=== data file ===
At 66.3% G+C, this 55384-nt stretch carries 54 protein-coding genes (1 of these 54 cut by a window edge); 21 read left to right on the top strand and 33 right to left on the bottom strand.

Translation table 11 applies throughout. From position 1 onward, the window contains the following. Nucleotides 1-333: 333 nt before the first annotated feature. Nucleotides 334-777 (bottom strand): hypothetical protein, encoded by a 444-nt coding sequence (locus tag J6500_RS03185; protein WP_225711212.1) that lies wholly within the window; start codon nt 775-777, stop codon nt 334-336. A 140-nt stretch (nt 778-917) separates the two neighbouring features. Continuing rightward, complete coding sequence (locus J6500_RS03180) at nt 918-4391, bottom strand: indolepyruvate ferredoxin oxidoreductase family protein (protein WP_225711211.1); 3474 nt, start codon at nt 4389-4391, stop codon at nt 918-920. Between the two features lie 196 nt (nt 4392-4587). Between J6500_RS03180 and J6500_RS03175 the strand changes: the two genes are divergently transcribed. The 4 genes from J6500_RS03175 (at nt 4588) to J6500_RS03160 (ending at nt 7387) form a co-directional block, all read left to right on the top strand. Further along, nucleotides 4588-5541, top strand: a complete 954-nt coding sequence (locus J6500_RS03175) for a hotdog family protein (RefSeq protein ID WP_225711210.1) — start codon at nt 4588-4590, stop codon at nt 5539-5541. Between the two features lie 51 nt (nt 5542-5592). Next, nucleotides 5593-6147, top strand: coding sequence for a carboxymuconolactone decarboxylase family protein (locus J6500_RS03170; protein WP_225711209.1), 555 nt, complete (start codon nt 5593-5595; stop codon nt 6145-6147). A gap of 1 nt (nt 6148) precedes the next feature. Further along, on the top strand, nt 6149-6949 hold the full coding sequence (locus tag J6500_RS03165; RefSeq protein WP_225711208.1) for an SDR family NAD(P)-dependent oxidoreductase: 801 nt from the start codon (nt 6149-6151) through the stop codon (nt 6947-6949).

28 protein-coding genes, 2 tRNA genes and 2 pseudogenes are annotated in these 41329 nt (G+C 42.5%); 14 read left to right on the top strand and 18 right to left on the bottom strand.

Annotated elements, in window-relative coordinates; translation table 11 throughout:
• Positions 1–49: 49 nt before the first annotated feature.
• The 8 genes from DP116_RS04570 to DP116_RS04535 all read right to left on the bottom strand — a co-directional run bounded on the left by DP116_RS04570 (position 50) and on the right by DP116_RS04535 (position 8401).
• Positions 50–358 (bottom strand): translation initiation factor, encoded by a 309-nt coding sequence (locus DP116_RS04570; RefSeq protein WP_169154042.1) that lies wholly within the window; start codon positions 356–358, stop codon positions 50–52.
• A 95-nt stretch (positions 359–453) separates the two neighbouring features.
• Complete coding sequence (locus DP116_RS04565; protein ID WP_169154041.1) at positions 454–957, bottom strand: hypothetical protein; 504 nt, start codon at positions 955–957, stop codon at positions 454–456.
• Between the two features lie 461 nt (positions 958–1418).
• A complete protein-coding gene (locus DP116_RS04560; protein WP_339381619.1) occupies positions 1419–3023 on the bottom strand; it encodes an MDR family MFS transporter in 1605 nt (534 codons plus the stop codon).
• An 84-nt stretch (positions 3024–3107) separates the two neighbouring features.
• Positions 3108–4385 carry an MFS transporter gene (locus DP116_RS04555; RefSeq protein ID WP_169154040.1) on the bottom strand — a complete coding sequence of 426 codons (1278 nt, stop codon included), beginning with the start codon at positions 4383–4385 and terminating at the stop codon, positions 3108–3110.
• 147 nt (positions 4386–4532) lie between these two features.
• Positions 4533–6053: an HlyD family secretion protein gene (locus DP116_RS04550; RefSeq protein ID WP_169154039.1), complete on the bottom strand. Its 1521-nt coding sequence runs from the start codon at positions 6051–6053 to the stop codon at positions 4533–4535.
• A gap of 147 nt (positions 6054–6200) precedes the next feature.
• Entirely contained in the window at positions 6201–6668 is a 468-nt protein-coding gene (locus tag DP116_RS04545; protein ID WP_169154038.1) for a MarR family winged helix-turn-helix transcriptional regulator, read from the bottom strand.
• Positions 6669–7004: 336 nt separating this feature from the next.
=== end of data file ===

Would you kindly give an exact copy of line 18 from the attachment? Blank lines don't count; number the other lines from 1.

• Positions 6669–7004: 336 nt separating this feature from the next.